Grabbing a plastic straw has become habitual for so many of us; we might grab a straw without any thought to how this seemingly insignificant decision contributes to what has become a substantial impact on our environment.
Based on national averages, each person in the United States uses about 38,000 straws by the age of 65, and each straw can take up to 200 years to decompose. Put in this context, what on its face appears to be a trivial choice which most people do not give much thought to, does in fact carry significant consequences.
Single-use plastic items are contributing to the destruction of our environment and endangering marine animals and wildlife. According to National Geographic, over one million marine animals die as a result of the more than 8 million tons of plastic that escapes into our environment and oceans every year. The majority of plastic pollution comes from items that are not able to be recycled and become trash, left to pollute our planet.
To address this crisis, environmentalists are advocating moving beyond expanded recycling programs and simply restricting single-use plastic products to eliminate them from the trash stream. Connecticut proposed legislation to achieve this during the 2021 legislative session but it failed to pass.
Now the federal Break Free From Plastic Pollution Act is awaiting review in the U.S. Senate. I implore all citizens to educate themselves on this critical legislation and encourage their family, friends and neighbors to make their voices heard by our elected representatives. Voters must express their ongoing support for the bill and help reestablish Connecticut as a leader in the fight to confront this environmental and public health crisis.
Restrictions on plastic straws would not only produce an undeniable immediate environmental benefit but would also aid in facilitating a shift in public thinking about the amount of unnecessary waste produced in daily life. In order to dramatically reduce plastic contamination in our environment both awareness and a commitment to reduce unnecessary use is required. However, with regard to plastic straws, as there are numerous environmentally friendly alternatives, an elimination of plastic straws is not only straightforward but the only responsible approach.
One objection to a ban on plastic straws is the need for an exemption for medical necessity. Plastic straws are often required for people with a disability since paper or metal straws are not appropriate substitutes and can even be dangerous as metal can damage teeth, transfer heat, and pose a risk of soft palate injury. Paper straws are often not functional for some individuals as they will not hold form once bitten down on which is problematic for those dealing with tremors, seizures, or other involuntary movement disorders. However, these objections can easily be addressed in the federal legislation by adopting a policy similar to what has been introduced in the United Kingdom. In the U.K. people with disabilities and those with medical conditions are exempted from the plastic straw ban and are able to request a plastic straw when visiting a restaurant or place of public accommodation and can purchase them from a pharmacy as a medical product.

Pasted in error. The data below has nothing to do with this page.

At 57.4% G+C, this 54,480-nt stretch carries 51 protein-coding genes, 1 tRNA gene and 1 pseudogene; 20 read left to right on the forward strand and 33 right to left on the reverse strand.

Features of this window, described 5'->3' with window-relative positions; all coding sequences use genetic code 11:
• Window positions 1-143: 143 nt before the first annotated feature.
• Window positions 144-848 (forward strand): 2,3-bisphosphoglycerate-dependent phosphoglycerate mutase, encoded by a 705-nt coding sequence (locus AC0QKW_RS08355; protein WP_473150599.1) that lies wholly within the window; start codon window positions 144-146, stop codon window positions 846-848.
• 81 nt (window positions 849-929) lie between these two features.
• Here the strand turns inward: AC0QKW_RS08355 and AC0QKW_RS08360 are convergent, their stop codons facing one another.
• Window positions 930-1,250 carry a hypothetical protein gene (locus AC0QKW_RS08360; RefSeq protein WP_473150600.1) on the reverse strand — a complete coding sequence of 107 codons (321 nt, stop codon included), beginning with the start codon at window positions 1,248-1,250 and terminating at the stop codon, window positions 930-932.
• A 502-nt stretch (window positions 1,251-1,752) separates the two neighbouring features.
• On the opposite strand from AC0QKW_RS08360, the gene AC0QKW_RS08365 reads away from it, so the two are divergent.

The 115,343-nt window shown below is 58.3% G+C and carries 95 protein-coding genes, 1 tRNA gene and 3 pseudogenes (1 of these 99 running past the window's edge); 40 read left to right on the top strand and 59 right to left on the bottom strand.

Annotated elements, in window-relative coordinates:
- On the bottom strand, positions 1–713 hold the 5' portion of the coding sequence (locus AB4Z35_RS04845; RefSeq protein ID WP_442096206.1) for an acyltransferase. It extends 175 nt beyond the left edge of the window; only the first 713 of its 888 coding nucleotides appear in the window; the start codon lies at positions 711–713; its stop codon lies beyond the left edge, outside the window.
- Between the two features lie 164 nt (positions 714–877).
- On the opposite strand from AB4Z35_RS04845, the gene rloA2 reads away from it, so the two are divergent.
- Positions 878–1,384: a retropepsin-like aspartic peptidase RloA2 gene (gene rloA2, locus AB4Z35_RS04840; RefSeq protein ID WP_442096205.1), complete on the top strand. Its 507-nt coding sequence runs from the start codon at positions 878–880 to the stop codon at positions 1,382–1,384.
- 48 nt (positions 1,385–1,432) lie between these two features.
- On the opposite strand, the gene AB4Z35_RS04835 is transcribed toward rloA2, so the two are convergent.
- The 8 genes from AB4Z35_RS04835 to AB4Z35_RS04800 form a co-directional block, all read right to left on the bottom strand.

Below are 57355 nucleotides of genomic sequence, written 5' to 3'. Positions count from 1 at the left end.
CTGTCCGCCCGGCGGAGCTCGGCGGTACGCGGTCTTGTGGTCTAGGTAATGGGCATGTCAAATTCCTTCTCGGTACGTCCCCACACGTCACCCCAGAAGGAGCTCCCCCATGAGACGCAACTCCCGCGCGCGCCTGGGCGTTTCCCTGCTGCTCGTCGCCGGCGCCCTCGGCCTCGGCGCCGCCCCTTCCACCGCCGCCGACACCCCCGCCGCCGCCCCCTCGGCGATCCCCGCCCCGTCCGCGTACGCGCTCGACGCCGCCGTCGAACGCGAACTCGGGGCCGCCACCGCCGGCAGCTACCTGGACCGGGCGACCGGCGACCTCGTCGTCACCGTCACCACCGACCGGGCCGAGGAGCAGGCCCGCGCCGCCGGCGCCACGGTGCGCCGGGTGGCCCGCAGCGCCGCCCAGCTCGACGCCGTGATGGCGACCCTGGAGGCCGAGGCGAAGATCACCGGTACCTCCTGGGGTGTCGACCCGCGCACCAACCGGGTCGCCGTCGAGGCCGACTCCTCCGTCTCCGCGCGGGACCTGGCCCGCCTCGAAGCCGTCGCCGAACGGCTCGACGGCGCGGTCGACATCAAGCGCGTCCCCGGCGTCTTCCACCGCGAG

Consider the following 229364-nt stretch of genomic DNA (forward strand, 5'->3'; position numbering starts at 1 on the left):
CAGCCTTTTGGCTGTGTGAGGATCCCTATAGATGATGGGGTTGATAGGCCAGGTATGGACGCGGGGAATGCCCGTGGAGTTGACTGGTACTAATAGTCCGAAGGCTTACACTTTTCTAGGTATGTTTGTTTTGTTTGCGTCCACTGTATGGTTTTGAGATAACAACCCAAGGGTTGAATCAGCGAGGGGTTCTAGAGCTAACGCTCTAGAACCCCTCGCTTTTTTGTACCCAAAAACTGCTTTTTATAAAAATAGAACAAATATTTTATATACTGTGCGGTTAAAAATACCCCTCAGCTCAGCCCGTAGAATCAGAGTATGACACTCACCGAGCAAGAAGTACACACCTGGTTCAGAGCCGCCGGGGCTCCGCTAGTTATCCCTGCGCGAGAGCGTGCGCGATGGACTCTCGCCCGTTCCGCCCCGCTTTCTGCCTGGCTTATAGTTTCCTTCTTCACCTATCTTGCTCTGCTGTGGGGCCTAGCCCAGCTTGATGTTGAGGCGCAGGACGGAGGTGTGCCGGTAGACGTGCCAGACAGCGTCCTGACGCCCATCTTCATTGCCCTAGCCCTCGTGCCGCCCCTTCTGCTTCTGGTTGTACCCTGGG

Critics of the legislation also often cite cost as another reason to oppose the ban. However, paper straws average about two and a half cents whereas plastic straws cost about a half cent. This price difference amounts to just under one dollar a month for individuals based on the national average straw consumption. This additional cost seems minor when compared to the significant environmental impact it will impart.
As pollution continues to escape into our environment and oceans every year humans, animals and plants are being harmed as a result of frivolous human habits. Single-use plastic products like straws are used for a matter of minutes and left to destroy our planet for over 200 years. It is time for us all to become mindful of the daily choices we make, what we put into the refuse stream, and how we interact and impact the environment. By working together, educating and enrolling others in this essential change, success is possible due to the numerous environmentally safe alternatives available to consumers.
Bergen Kobienia is a senior at Trinity College, majoring in Public Policy and Law.